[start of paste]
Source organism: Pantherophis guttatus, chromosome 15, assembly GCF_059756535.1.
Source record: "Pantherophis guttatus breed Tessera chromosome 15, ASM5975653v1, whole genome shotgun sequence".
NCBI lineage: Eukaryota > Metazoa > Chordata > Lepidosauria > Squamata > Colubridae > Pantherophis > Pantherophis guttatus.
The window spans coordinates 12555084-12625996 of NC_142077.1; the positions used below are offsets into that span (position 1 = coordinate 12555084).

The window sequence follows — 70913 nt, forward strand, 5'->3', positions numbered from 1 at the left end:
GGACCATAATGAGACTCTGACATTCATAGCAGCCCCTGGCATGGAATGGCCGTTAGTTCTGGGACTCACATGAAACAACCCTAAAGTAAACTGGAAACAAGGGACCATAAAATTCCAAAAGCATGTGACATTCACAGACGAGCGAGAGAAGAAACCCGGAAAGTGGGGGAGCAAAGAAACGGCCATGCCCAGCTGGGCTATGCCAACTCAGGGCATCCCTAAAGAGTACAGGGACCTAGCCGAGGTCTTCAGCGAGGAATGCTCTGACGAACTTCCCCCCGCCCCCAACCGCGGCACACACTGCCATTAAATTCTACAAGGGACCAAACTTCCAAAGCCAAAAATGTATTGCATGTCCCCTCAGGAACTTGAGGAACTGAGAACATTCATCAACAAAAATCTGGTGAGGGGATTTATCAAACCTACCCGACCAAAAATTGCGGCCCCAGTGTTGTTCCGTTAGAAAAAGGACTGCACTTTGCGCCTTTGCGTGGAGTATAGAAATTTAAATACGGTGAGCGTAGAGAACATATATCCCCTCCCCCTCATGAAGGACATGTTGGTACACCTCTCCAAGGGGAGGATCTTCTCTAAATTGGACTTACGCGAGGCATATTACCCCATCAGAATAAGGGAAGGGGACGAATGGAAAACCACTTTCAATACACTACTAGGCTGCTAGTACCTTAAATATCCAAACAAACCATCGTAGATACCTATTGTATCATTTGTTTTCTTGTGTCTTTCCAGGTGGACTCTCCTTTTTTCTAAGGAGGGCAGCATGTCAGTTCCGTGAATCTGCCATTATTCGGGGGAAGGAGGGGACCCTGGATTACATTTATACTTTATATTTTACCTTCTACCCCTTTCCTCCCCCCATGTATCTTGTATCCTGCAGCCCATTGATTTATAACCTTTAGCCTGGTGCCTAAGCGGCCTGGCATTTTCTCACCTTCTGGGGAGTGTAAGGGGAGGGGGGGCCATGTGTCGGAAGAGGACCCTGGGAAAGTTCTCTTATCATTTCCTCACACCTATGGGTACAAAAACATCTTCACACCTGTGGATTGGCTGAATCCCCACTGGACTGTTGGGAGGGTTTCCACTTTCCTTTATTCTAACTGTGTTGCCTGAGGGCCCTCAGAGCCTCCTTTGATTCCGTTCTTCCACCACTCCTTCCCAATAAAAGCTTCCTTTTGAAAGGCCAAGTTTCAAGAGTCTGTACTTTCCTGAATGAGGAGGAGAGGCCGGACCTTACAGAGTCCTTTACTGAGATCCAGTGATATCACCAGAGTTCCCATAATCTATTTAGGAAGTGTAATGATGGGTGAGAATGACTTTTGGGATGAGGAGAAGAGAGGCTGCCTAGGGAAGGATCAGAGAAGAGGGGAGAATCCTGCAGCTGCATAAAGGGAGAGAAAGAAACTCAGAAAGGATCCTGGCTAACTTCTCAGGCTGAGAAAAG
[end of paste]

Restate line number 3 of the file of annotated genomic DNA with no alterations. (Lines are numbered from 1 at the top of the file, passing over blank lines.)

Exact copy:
NCBI lineage: Eukaryota > Metazoa > Chordata > Lepidosauria > Squamata > Colubridae > Pantherophis > Pantherophis guttatus.